• In addition to the network communication problems created by using standard internetworking protocols, there is a bandwidth issue with a majority of internet connected PCs. A majority of PCs in the U.S. still use dialup modem connections to the Internet that have a severely limited bandwidth. Add to this the analog signal that travels across standard modems is also susceptible to interference which can drastically reduce the available bandwidth, and this issue is severe especially for those that would implement a system to control and monitor connected devices via a portable PC with a modem from an unknown location while traveling such as a hotel. The current teachings in the art of web site design for a website or software system to be accessed across the Internet take these types of changes in bandwidth and connection speeds into account by encourages the use of compressed bitmap format such as JPG images to fill graphic elements on the page. Further the artist or engineer is to check each individual page for total size so that the total download time is excessively large, or to allow the user to choose larger graphics file sizes for better quality images, if they have a high bandwidth connection.
  • Furthermore, many solutions that exist today revolve around a specialized core. Every time a new functionality, hardware device, etc is requested, the core has to be recompiled, and redeployed. Under the present invention, the core is extremely generic. By not tying any specific rules to the core, we have succeeded in building a very fast, yet dynamic design suitable for a variety of applications.
  • DISCLOSURE OF THE INVENTION
  • It is therefore an object of the present invention to provide an interface for remote controlling a plurality of devices having multiple control parameters.
  • It is another object to provide such an interface that is software based.
  • It is another object to provide an interface that is network enabled.
  • It is another object to provide an interface that is dynamic.
  • It is another object to provide such an interface that can access external data in addition to the user communications.
  • It is another object to provide the user an interface based on vector graphic elements.
  • It is another object to provide such a user interface that can be displayed in a standard web browser such as Microsoft's Internet Explorer RTM, or Netscape RTM.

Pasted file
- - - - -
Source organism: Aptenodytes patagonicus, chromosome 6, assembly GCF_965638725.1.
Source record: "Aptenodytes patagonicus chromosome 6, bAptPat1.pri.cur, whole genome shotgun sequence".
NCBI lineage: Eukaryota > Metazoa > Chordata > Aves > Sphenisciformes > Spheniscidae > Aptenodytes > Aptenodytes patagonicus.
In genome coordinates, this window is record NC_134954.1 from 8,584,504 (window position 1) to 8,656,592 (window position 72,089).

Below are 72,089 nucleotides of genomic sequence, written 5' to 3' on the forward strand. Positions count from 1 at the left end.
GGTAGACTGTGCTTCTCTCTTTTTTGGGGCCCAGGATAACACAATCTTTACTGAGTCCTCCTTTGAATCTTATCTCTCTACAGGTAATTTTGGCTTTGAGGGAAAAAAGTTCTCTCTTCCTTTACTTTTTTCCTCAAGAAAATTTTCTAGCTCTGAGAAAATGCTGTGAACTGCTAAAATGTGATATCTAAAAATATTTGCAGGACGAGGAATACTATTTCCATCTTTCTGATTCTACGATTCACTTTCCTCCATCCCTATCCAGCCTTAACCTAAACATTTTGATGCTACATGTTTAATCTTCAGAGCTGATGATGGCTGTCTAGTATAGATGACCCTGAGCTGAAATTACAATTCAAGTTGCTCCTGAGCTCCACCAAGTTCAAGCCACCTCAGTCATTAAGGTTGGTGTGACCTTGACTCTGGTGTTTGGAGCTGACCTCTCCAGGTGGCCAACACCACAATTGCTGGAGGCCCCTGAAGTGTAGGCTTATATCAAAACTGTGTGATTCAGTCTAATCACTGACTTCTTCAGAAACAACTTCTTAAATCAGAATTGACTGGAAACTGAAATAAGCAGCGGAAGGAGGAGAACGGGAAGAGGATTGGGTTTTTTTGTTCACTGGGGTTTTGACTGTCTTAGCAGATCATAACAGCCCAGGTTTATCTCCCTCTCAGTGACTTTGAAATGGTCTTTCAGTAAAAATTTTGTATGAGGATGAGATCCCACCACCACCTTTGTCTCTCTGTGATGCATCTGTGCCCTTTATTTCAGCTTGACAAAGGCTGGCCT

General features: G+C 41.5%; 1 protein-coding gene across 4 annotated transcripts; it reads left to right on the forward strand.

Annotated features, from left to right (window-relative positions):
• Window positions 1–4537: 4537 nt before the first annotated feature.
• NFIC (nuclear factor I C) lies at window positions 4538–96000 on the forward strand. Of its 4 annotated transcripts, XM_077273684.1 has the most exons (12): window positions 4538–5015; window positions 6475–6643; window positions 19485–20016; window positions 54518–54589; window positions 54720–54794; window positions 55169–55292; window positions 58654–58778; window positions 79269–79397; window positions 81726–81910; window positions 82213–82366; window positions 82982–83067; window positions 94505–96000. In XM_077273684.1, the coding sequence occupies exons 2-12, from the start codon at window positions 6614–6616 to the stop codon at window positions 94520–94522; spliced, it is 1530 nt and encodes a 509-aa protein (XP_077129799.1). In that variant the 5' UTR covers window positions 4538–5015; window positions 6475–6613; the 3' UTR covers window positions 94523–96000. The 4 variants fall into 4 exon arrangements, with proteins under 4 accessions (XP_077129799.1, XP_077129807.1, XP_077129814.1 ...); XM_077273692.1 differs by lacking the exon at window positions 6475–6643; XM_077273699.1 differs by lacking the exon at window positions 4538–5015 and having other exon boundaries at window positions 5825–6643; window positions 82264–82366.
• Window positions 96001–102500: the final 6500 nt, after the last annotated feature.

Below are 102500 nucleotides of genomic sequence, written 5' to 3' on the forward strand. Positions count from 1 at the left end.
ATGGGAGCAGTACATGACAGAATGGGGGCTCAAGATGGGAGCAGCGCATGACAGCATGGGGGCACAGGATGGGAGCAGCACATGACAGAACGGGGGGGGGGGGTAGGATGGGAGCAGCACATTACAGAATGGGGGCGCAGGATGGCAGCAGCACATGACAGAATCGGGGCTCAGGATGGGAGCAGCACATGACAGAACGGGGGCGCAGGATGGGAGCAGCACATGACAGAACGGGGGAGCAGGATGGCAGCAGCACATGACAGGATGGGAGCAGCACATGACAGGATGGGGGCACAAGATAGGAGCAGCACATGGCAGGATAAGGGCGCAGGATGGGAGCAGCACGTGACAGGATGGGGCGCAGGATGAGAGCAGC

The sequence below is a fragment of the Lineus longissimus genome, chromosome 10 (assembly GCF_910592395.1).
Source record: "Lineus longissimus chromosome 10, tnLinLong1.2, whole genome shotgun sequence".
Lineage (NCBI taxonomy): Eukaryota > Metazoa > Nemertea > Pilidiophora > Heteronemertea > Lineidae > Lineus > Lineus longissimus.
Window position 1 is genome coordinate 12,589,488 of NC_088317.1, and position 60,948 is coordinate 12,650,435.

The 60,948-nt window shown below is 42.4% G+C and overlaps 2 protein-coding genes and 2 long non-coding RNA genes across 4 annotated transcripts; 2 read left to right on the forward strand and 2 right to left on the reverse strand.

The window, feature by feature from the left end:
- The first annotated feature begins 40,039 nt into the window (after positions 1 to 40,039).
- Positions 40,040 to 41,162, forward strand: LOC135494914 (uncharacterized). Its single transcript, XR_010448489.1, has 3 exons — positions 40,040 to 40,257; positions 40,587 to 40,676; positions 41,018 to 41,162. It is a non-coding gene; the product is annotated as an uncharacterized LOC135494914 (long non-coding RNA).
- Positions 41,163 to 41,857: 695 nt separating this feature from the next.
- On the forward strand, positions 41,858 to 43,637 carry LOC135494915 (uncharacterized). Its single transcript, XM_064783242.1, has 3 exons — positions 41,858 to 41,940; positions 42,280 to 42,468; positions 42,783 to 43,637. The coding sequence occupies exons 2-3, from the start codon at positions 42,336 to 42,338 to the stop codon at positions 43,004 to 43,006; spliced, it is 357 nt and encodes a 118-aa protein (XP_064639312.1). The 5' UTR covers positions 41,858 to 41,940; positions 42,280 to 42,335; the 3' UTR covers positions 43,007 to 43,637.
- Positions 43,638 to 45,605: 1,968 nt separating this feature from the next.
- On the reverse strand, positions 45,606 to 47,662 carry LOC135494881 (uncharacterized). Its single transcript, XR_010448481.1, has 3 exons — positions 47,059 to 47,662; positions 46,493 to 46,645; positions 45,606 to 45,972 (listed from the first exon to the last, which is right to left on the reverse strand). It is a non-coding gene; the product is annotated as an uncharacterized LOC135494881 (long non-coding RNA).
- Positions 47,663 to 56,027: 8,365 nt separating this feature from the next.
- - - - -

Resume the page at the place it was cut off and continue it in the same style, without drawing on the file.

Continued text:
• It is also an object to provide a programming interface that enables the existing user interface to be extended to control devices that are functionally similar, when these new devices are added to the system, without the reinstallation of the software, even when the new device would require the creation or installation of a new software to enabled signal communications to the device.
  • It is yet another object to create a user interface that is more reliable when used across the Internet than standard web applications, especially when networking communication maybe unreliable.
  • The advantages of the system are numerous over existing systems available for device control and include the following.
  • There is a user interface that can be customized by anyone familiar in the art of graphics or multimedia design. A different interface can be presented by user preference if the system is configured to recognize different users.
  • The user interface can be displayed using any standard web browser using standard Internet protocols allowing the user to access the user interface anywhere there is an available network connection to the system. Since the user interface uses standard internet browser technology, and standard network technology, proprietary hardware or software processing is not required to display the user interface such as those required with existing automation systems.